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Many people think of Yoga as working up a sweat while flowing to a musical beat or twisting one’s body into a pretzel. On the contrary, the Yoga practice used in the Ornish Lifestyle Medicine program (Intensive Cardiac Rehabilitation) to reverse heart disease is about simplicity, gentleness, ease and stress management.

When choosing a Yoga practice to support your heart, remember to keep it simple

Its purpose is to guide us inward and then set us gently in the heart of stillness and peace. Through this practice, we begin to realize that peace is our own true nature. It can’t be achieved through the external world, or by acquiring possessions, positions, or people. It’s only by going inward that we connect to peace, and eventually recognize that it has been there all along.

These yoga practices don’t require that we work hard to break a sweat, or keep up with what someone else is doing. They only beg us to listen deeply and practice with consciousness and compassion. They help us to return to a place of balance, which is where healing can occur.

The yoga practices used in the Ornish program have roots in Integral Yoga, founded by Swami Satchitananda. This style of yoga favors a calm, meditative approach. It was chosen by Dr. Ornish because of the value the specific techniques have in reducing stress, which is a major risk factor in heart disease.

While the goal of this yoga practice is to reconnect to that place of peace deep within each of us, getting your heart rate up has certainly been proven to support cardiac health as well. While some might argue that yoga can do both, in our research we have used yoga as a way to manage stress, find balance, and explore our interior world. This calming and meditative approach to yoga helps lower blood pressure, improve the relationship between body and mind, and wake up an inner healer. Yes that’s right, we all have one; it’s just waiting to be asked to participate. Yoga is the invitation.

Research continues to show that yoga is a very helpful healing tool in cultivating a healthy heart. In the Ornish program, Yoga is one of the four basic lifestyle pillars that have been proven to stop and even reverse the effects of heat disease.

Practicing an hour of gentle yoga daily and getting a minimum of 3 hours a week of moderate exercise, eating a diet that is vegetarian and low in fat while maintaining supportive and loving relationships are all equally important to heart health.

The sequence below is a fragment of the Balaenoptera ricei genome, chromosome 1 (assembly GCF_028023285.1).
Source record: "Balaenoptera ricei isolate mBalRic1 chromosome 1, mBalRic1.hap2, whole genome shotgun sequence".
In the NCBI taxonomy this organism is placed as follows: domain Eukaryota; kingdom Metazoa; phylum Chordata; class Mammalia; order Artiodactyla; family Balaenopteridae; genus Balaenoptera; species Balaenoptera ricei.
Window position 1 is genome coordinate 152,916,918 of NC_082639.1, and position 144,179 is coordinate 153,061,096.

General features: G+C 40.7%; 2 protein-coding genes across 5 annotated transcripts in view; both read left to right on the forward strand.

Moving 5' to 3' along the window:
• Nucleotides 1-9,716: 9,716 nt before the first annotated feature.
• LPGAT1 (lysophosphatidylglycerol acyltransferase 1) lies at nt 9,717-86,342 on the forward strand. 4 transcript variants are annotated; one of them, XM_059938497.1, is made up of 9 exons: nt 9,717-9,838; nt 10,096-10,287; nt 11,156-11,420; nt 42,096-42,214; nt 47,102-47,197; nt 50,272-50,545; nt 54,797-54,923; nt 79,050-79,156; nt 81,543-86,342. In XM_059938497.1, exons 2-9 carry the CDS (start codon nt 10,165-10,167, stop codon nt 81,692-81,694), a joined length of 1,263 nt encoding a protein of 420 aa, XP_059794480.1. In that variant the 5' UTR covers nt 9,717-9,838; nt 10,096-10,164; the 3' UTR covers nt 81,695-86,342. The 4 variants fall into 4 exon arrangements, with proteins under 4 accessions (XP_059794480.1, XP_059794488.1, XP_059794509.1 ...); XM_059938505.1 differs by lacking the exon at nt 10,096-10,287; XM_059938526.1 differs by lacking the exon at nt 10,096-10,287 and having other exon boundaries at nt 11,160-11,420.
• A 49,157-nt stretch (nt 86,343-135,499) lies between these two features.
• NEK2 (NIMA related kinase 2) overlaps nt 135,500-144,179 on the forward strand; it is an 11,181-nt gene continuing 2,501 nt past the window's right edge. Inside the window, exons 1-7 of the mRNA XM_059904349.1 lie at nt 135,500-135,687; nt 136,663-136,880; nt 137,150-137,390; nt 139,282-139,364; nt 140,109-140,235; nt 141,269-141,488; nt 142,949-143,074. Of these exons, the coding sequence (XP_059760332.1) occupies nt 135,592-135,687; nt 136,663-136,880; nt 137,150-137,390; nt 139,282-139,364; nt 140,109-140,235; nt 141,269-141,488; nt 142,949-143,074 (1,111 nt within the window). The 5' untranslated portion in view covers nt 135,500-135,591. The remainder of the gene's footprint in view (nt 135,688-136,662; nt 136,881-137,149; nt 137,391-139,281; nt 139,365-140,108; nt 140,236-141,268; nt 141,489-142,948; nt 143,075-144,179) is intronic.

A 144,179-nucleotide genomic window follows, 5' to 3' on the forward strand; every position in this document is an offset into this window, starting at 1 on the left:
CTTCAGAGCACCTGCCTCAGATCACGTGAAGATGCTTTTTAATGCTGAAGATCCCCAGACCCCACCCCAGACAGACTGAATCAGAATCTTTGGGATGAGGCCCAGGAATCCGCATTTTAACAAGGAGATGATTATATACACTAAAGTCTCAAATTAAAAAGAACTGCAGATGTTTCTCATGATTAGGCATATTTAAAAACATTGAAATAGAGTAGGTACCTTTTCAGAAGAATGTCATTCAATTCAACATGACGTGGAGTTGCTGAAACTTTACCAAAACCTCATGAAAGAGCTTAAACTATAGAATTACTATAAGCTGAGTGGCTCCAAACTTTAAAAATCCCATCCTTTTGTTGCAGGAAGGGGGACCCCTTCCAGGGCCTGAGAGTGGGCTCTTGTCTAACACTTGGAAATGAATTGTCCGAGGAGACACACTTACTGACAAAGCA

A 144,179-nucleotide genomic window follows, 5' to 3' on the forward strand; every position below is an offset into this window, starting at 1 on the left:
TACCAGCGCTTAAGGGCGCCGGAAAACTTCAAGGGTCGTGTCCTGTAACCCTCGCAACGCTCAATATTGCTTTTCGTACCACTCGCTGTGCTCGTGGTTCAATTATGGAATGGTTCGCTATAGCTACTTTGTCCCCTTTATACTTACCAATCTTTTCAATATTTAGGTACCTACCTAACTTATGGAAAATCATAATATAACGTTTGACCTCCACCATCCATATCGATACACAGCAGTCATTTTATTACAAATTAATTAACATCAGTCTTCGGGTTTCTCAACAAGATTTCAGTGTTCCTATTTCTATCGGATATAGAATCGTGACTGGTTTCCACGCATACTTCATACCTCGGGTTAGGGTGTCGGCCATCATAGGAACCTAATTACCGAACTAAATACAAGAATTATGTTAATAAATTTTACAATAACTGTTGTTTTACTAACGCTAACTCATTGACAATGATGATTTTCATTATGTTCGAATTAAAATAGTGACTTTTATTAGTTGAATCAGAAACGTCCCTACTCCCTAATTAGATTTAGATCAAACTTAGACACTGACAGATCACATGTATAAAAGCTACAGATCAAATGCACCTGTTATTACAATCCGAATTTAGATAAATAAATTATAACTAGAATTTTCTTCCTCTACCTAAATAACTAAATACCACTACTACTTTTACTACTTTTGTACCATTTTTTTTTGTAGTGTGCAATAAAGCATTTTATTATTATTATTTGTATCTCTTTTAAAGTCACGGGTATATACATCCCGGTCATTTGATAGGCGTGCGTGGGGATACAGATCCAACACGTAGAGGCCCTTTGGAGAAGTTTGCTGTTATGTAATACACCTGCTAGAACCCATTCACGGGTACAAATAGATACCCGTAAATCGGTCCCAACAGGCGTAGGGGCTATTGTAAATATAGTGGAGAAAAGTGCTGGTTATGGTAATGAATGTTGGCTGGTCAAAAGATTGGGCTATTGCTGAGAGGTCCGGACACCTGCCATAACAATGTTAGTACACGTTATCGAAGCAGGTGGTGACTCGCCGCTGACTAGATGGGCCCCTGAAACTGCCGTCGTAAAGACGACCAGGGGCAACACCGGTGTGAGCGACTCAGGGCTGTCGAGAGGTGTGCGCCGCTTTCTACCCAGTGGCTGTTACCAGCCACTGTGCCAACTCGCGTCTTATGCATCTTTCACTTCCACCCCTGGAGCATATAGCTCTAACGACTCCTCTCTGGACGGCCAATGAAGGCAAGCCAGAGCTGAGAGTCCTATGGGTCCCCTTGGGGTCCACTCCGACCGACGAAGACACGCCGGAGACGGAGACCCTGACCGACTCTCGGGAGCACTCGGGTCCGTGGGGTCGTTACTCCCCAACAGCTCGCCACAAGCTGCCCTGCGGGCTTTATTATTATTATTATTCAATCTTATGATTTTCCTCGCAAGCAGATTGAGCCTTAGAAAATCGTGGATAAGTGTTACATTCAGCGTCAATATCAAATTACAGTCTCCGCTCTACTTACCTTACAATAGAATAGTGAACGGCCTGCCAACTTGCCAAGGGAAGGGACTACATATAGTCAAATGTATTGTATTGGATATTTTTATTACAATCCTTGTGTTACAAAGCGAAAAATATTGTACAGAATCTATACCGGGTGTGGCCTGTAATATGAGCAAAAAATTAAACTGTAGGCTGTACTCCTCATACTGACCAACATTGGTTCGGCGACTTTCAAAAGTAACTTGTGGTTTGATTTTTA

When yoga is done in combination with these other three supporting pillars — exercise, nutrition, and love and support — it creates a powerful healing path.

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Keep it Simple

When using yoga for heart health, keep your practice simple to make it easier and more enjoyable.

Use a combination of all five recommended yoga techniques: Postures, breathing, relaxation, meditation, and imagery.

Start with this 1-hour stress management pod cast.

Each yoga technique prepares the body and mind for a deeper and more peaceful experience.

We recommend using the same seven postures: warm ups, cobra, half locust, seated forward bend, twist, legs up on a chair, and fish each day. (see our full library of yoga videos) The poses can have more of an impact on blood flow and energy patterns when they are repeated daily. By using the same poses over and over you can easily remember what to practice while also being able to detect subtle changes in the body that may need attending to.

Don’t push yourself to sweat or work harder. Pushing in yoga can actually raise blood pressure and heart rate and works against creating a safe environment to listen to yourself and your own heart. Just like you wouldn’t eat while exercising, don’t try to combine your cardio workout and yoga since they are really accomplishing different things.

While yoga has made its way into the mainstream, there are different types and styles that support different outcomes. When choosing a class or a practice to support the health and well being of your own heart, remember to keep it simple. Your goal should be a relaxed body, a smooth and rhythmic breathing habit, a quiet mind, and a calm spirit.

How has yoga helped you to manage stress?








Contributed by

Susi Amendola
Stress Management Specialist

What have you done to remind yourself of the things that have meaning for you?

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